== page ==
It is certainly important to call attention to the reality of the situation in Palestine, as Western media and public discourse are very one-sided. Yet, this attention should also highlight the context of European colonialism, American neocolonialism, and global capitalism. These forces are responsible for nurturing Zionism, guiding it in particular directions, using it to secure global structures of power, and of course, funding and arming it. Just like poor whites in the American South who were inculcated with racism to suit the needs of politicians, Israel is in a sense “only a pawn in the game” (lyrics courtesy of Bob Dylan).

So the question (which can apply to all boycotts) is, why Israel? It seems a bit like cherry-picking. The U.S. has enslaved more people (particularly if you include the humungous prison population) and caused more death and suffering worldwide (including direct support for the Israeli occupation). Why not boycott all goods produced by U.S. companies? In fact, since all corporations exploit human beings (and are complicit to varying degrees with slavery and poverty), why not boycott all capitalist-produced goods? Once again, to single out Israel is to make the Jewish nation appear as the greatest evil in this world when it certainly is not.

But those questions bring me to my second point. One of the first instances of the boycott was employed by Quakers and free blacks in the United States as a reaction to slavery. At that time, it probably was not possible to see the development of capitalism, and certainly the institution of slavery was (and still is) foundational to the capitalist system. In that sense, the boycott really was aiming high. The participants did not want to personally profit off of slavery; thus, it was a general, principled stand rather than a fight against anyone or anything in particular. The problem with boycotts now is that they are directed at specific actors: a certain corporation or set of corporations. All capitalists play by the same rules. If you do not want to personally benefit from capitalist exploitation, then it doesn’t make any sense to single anyone out. In fact, it may end up just putting impoverished people in a more vulnerable position (as I once heard a Bangladeshi Walmart employee say, “But we need the jobs!”). What we need is an effective way to challenge the entire global capitalist system – a way to extricate ourselves from it and call attention to the reality of its mechanisms. When we boycott these days, we are sending the message that we are just concerned about “bad guys,” but the truth is that we are fight against a bad system.

Friday, February 15, 2013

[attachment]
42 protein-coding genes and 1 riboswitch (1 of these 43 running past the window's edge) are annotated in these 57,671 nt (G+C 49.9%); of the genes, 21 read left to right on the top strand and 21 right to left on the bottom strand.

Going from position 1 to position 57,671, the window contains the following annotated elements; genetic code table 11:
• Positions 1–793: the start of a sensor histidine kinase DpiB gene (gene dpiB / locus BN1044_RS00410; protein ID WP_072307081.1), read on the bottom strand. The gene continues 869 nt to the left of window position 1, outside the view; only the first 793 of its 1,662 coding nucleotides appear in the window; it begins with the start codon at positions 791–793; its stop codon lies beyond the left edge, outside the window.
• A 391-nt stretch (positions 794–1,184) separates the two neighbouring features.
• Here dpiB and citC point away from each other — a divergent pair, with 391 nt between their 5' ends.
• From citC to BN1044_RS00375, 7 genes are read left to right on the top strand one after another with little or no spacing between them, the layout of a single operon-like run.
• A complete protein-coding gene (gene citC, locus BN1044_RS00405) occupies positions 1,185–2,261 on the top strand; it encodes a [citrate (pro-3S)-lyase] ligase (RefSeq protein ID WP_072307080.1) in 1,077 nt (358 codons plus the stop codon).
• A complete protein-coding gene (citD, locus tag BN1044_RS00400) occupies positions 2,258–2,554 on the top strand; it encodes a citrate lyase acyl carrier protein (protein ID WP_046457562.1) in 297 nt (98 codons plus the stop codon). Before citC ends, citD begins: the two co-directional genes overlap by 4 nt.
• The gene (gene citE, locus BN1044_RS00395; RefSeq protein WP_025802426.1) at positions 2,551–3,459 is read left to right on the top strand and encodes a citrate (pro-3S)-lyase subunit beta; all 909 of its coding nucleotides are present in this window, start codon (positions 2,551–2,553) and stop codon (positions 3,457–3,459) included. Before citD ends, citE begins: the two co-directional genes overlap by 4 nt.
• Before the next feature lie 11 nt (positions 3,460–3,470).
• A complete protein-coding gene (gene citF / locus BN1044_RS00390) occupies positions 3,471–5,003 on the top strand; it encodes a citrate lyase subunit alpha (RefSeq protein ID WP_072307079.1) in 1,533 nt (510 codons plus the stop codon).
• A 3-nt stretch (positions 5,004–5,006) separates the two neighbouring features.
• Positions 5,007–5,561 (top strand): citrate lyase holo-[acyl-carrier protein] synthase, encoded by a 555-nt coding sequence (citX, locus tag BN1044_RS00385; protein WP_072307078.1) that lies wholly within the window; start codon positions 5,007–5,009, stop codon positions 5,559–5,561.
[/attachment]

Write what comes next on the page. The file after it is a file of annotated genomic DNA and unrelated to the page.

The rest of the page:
Border Control: Conflict or Symbiosis?

It occurred to me that immigration/border security is an entire domain that I have only touched on lightly and indirectly. This is as good a time as any to go into more detail, particularly with the recent discussions about immigration reform. Obviously, I could tackle this from the perspective of nationalism and xenophobia/racism, as that is certainly an important aspect of the situation. However, I am most interested in some of the contradictions that are entailed by the concept of “border security” and its surrounding activities.

The first contradiction has been fairly well observed and commented on. In theory, capitalism entails a constant circulation of capital, and this includes labor (in essence, human bodies) as a form of capital. Any impediments to the movement of labor in response to market needs would be an infringement on the functioning of the capitalist system. In this way, the assertion of sovereignty in the control of populations appears to run against the grain of the capitalist system (as capitalism always appears to be in conflict with the state). More radically, in its ideological construction, capitalism is premised on the free market, whether that is the market of products, raw materials, or labor. Of course, in reality capitalism has nothing to do with free markets, and historically has necessitated more state involvement and a more rapidly growing concentration of capital among fewer competitors than any other system. Capitalism has limited the freedom of markets more than anything else, and capitalism and the state are not in inherent conflict. In many ways, then, this contradiction is a matter of ideology versus reality.

But not entirely. It is true that the cheap and grueling labor supplied by migrant workers is highly profitable for many industries – especially agriculture in the United States. In fact, many farmers have discovered to their dismay that their labor reserve dried up when the immigrants were chased away. This stems from the fact that, although in many ways symbiotic, capitalists and the bureaucratic apparatus of the state do act independently, and this may result in friction. The basic problem is this: state sovereignty and nationalism often have a life of their own and work toward insular, self-reinforcing ends, even while they are under the control of (and wielded by) capitalist interests. How can this be? I have never heard a satisfactory explanation, and I do not have one myself. However, since control of the movement of people and objects across borders is one of the primary manifestations of state sovereignty, the identity of the state and the very existence of sovereignty itself have come to depend on the acts of defining citizenship and managing immigration.